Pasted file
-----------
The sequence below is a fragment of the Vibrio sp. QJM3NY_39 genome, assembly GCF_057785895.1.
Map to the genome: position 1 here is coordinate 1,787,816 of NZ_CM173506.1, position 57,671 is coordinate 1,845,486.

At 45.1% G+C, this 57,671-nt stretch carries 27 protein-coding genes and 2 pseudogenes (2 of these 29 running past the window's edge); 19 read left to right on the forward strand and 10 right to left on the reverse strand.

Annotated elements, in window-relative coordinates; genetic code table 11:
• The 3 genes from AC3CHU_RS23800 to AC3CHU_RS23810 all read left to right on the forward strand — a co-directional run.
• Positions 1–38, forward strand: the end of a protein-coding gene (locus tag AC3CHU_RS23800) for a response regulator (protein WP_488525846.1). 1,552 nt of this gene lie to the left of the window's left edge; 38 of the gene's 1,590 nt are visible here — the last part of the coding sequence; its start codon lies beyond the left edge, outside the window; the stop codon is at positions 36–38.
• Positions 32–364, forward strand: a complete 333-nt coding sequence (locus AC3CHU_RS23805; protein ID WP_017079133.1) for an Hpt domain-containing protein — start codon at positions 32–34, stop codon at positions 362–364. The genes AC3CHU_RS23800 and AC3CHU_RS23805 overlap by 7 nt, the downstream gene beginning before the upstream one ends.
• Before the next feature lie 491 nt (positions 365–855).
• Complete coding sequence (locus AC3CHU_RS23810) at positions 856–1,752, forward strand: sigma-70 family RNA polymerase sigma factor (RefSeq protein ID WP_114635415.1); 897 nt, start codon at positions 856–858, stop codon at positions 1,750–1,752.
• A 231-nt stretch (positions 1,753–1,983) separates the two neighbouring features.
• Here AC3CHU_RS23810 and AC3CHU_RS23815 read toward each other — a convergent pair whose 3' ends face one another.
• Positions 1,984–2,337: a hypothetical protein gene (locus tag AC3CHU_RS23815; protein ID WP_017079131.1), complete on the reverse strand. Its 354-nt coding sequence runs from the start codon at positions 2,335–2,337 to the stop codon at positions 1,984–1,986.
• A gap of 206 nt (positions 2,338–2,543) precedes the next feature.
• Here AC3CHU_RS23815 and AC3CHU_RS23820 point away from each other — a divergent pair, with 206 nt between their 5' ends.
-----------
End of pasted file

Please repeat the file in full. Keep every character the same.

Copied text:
The sequence below is a fragment of the Vibrio sp. QJM3NY_39 genome, assembly GCF_057785895.1.
Map to the genome: position 1 here is coordinate 1,787,816 of NZ_CM173506.1, position 57,671 is coordinate 1,845,486.

At 45.1% G+C, this 57,671-nt stretch carries 27 protein-coding genes and 2 pseudogenes (2 of these 29 running past the window's edge); 19 read left to right on the forward strand and 10 right to left on the reverse strand.

Annotated elements, in window-relative coordinates; genetic code table 11:
• The 3 genes from AC3CHU_RS23800 to AC3CHU_RS23810 all read left to right on the forward strand — a co-directional run.
• Positions 1–38, forward strand: the end of a protein-coding gene (locus tag AC3CHU_RS23800) for a response regulator (protein WP_488525846.1). 1,552 nt of this gene lie to the left of the window's left edge; 38 of the gene's 1,590 nt are visible here — the last part of the coding sequence; its start codon lies beyond the left edge, outside the window; the stop codon is at positions 36–38.
• Positions 32–364, forward strand: a complete 333-nt coding sequence (locus AC3CHU_RS23805; protein ID WP_017079133.1) for an Hpt domain-containing protein — start codon at positions 32–34, stop codon at positions 362–364. The genes AC3CHU_RS23800 and AC3CHU_RS23805 overlap by 7 nt, the downstream gene beginning before the upstream one ends.
• Before the next feature lie 491 nt (positions 365–855).
• Complete coding sequence (locus AC3CHU_RS23810) at positions 856–1,752, forward strand: sigma-70 family RNA polymerase sigma factor (RefSeq protein ID WP_114635415.1); 897 nt, start codon at positions 856–858, stop codon at positions 1,750–1,752.
• A 231-nt stretch (positions 1,753–1,983) separates the two neighbouring features.
• Here AC3CHU_RS23810 and AC3CHU_RS23815 read toward each other — a convergent pair whose 3' ends face one another.
• Positions 1,984–2,337: a hypothetical protein gene (locus tag AC3CHU_RS23815; protein ID WP_017079131.1), complete on the reverse strand. Its 354-nt coding sequence runs from the start codon at positions 2,335–2,337 to the stop codon at positions 1,984–1,986.
• A gap of 206 nt (positions 2,338–2,543) precedes the next feature.
• Here AC3CHU_RS23815 and AC3CHU_RS23820 point away from each other — a divergent pair, with 206 nt between their 5' ends.